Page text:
Reclaiming Your Self-Talk from Destructive Fitness Culture

If you’ve read my work before, you already know that I am a Health at Every Size advocate, working to fight weight stigma and support body respect in ALL bodies. Why do I do this work? Because weight loss programs and even some fitness programs are seriously harming both our physical and mental health. From obsessive thoughts, undereating, weight cycling, relationship problems, sleep issues, and more, the diet industry is incredibly hazardous.

Before I was a Health at Every Size and Mental Health advocate, I was (and still am) a Fitness Professional. I’ve been teaching group fitness classes for over ten years and love encouraging fun ways to move our bodies.

The Fitness Industry Can Be Destructive and Exclusive

In 2008, I remember learning in a Group Fitness Instructor Training Program to never give cues like “slimming thighs” or “toning arms” while leading a group fitness class. However, they had group fitness classes called “Washboard Abs” and “Calorie Killer.”

In 2013, I was part of a “Love Your Body” week at another university but remember the majority of the Group Fitness Instructors being in smaller bodies.

In 2016, I led a fitness workshop on Positive Language. I taught instructors how to encourage movement for wellness, not for body image aesthetics and calorie burning. I was also the lead coach for a fitness challenge and was required to measure participant’s thighs, hips, waist, and arms both pre and post challenge.

What’s wrong with this picture? The inconsistencies are so clear to me today, after reading Health at Every Size by Linda Bacon. I thought I was promoting body respect but was seriously derailed by the fitness industry and thinking that I’m fighting a “War on Obesity.” These ideas are heavily ingrained in fitness culture. Want to learn more about why weight loss isn’t healthy? Check out my blog post “Why You Should Stop Dieting and Start Living Your Life”.

The Way We Talk About Ourselves Matters

Almost daily, I encounter someone using language that feeds the socially constructed “thin ideal” or the idea that we need to “exercise to burn calories/earn food.” Just in the past week, I’ve heard some of the following:

  • “I’m so sad I haven’t been able to come to class in a few weeks; I can feel my belly getting jiggly.”
  • “Now I can have that cocktail later!” as the participant leaves the class
  • “I need to workout everyday between now and Saturday when I leave for the beach!”

In these moments, I’m usually not sure how to respond. I know exactly why people have these thoughts and say these things. We are often taught the myth that smaller bodies are better/prettier/healthier. Smaller bodies are unhealthily praised. The notion of the “thin ideal” is shameful, non-inclusive, and therefore, harmful. For more info on why we shouldn’t encourage or praise weight loss, read this blog post: Here’s Why I’ll Never Compliment Someone’s Weight Loss.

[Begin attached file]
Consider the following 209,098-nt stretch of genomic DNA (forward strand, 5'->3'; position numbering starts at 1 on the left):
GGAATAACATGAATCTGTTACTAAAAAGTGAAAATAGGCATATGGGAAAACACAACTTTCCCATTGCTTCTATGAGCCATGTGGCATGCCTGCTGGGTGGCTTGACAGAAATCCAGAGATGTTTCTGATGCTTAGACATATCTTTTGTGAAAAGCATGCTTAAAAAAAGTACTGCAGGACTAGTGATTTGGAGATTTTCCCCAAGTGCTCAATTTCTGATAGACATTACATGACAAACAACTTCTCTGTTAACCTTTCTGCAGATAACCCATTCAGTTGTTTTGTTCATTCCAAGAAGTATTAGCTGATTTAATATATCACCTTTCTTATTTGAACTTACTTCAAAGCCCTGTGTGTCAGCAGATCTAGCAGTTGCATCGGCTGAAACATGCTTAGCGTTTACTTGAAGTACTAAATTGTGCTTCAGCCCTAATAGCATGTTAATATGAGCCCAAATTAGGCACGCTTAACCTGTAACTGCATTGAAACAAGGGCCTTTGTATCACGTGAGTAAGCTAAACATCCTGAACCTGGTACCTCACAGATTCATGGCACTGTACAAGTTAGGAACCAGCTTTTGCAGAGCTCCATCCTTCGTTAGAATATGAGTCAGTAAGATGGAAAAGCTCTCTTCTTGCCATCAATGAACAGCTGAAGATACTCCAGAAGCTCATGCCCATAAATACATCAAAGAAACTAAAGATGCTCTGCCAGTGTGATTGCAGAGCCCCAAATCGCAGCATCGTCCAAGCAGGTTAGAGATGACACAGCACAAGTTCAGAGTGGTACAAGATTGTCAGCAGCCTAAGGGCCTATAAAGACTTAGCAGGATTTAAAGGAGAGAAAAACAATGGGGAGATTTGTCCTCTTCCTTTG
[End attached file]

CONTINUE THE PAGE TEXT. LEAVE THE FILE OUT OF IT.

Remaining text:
Let’s Work Towards Changing Our Language

While I can empathize with people making these comments about “getting ready for beach body season,” I do wish I could help them modify their language to be more self-compassionate. Here’s some things I want them to know:

  • Your body deserves love and respect as it is, right now.
  • Food is fuel and can also be enjoyed. We don’t need to “burn it off” or “earn calories for later”.
  • It’s unlikely that you can shame yourself into health. Compassion and listening to your body is a better path to your wellness goals.
  • Carbs aren’t bad. No food is bad. Food is food.
  • There are a ton of other really amazing and interesting things about you, besides the shape/size of your body.
  • You don’t owe it to anyone to look a certain way.
  • The size of your body has very little to do with your health. We can be healthy at a wide variety of shapes and sizes.

This work is very important to me because I regularly witness the lack of empathy towards people in larger bodies. If you are someone or know someone who struggles with body acceptance, is on a diet rollercoaster, or could just benefit from talking to someone about these issues, please reach out! I can either support you or refer you to someone who can.

I love movement and hope to help others find enjoyable movement. However, the majority of the fitness industry needs a serious overhaul before it does more damage.

With good intentions,

Brit Guerin

2 thoughts on “Reclaiming Your Self-Talk from Destructive Fitness Culture

  1. Enjoy your comments on body size. Now I can read it to my husband. I know I don’t like skinny , that’s for sure and I’ll probably never be. I’ll keep reading your messages and get some inspiration on weight loss. Thanks honey.❤️

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